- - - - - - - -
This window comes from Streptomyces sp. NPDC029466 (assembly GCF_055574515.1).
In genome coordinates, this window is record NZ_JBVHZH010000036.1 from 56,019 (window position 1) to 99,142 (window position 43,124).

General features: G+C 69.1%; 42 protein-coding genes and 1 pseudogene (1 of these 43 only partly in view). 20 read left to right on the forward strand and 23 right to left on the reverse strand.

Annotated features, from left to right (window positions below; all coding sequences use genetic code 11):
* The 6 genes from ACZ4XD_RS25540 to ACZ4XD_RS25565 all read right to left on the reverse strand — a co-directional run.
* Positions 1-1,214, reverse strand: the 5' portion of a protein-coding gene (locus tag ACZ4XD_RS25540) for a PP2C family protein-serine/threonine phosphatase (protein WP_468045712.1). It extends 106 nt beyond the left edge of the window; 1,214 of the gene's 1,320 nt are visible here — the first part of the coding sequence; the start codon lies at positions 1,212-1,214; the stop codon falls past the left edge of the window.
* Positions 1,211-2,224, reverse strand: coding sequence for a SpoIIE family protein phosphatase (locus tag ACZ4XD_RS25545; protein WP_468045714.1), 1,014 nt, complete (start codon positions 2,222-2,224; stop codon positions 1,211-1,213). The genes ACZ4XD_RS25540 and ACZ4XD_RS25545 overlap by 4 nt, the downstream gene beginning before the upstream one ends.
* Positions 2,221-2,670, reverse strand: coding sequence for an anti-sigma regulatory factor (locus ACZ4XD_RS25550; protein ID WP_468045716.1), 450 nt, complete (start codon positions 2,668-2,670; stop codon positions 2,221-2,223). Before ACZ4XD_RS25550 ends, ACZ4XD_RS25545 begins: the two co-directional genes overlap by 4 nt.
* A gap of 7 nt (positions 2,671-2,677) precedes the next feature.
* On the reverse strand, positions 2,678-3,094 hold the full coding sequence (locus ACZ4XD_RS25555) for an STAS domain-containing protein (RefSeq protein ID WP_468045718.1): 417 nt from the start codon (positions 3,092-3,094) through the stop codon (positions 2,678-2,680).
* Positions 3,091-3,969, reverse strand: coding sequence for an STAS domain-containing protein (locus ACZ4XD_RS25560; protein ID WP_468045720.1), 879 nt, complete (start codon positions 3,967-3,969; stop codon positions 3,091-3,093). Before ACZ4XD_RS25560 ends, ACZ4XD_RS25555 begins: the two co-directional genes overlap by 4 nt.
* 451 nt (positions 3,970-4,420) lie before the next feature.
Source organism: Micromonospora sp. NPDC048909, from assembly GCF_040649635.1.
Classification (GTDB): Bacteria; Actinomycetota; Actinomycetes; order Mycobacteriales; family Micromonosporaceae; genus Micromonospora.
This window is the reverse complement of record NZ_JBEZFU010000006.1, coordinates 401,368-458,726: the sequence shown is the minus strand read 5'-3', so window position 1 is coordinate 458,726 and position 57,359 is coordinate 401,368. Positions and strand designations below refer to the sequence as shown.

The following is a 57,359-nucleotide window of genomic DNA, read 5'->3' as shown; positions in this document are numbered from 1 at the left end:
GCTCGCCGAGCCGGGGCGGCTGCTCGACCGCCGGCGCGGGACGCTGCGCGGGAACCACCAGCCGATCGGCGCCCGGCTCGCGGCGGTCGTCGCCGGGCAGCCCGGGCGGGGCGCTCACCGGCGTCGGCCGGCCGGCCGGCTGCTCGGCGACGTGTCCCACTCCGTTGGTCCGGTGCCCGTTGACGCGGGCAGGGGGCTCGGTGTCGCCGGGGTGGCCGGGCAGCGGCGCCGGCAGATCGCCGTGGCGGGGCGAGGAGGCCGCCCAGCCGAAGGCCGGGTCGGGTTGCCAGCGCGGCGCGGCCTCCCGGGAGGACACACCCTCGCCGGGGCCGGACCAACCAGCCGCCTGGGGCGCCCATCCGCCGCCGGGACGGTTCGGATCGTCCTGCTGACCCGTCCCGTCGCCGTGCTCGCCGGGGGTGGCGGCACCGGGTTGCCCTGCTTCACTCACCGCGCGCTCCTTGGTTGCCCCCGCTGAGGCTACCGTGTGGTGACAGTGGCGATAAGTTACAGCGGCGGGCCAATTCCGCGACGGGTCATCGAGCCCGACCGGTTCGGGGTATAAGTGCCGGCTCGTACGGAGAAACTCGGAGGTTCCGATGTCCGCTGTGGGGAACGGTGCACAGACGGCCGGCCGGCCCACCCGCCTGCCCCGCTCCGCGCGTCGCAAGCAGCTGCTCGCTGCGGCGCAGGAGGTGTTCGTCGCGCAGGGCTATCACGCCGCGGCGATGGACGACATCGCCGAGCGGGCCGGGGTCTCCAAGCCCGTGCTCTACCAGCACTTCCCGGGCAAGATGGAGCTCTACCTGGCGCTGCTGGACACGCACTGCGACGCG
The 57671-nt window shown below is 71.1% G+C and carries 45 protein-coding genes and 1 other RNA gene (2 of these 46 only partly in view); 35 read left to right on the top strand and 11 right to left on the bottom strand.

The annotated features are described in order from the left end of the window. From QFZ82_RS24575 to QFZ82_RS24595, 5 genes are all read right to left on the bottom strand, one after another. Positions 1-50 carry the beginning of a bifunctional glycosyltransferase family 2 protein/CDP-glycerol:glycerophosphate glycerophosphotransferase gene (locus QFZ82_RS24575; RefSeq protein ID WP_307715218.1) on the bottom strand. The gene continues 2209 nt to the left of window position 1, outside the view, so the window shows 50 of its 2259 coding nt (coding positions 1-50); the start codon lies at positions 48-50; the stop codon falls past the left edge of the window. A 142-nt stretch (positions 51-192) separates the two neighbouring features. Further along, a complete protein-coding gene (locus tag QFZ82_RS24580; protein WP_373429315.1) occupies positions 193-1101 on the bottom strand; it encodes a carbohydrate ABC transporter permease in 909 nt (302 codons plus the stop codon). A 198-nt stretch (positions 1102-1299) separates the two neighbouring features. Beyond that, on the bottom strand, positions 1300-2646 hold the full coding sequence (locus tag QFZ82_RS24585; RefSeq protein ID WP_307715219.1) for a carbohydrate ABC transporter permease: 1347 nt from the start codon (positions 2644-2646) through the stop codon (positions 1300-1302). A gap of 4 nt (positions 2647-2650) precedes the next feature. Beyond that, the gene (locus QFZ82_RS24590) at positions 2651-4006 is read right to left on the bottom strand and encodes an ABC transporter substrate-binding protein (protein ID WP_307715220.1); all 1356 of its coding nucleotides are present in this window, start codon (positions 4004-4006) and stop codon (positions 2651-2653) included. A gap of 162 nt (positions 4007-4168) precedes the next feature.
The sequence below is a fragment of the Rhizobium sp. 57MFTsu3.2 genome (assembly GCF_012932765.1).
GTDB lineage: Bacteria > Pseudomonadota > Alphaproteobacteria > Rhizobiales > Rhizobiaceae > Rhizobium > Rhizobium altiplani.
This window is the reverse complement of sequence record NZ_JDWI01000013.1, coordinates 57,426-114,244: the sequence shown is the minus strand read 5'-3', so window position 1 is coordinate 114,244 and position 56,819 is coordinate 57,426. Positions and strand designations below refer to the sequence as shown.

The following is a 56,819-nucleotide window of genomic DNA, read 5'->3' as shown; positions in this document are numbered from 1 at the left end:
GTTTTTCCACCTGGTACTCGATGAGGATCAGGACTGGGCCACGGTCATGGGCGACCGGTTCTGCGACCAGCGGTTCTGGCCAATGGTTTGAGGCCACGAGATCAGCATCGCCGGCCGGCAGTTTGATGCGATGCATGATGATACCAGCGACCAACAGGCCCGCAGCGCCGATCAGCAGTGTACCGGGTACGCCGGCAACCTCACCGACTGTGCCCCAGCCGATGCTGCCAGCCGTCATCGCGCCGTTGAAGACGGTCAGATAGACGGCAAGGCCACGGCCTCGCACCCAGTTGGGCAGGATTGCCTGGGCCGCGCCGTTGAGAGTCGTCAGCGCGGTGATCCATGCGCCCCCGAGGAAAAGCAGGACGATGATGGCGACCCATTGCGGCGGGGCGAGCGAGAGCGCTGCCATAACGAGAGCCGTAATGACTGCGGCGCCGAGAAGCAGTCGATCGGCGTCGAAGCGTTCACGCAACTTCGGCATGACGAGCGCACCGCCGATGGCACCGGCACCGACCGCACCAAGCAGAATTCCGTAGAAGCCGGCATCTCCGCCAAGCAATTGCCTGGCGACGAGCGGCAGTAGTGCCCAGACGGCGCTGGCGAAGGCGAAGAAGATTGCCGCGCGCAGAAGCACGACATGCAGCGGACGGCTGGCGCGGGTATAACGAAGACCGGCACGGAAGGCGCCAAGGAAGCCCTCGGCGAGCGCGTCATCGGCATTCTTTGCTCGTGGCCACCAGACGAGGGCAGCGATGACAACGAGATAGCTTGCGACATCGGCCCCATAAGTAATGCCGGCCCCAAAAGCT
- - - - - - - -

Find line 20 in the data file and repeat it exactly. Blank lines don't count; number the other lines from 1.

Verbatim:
The sequence below is a fragment of the Rhizobium sp. 57MFTsu3.2 genome (assembly GCF_012932765.1).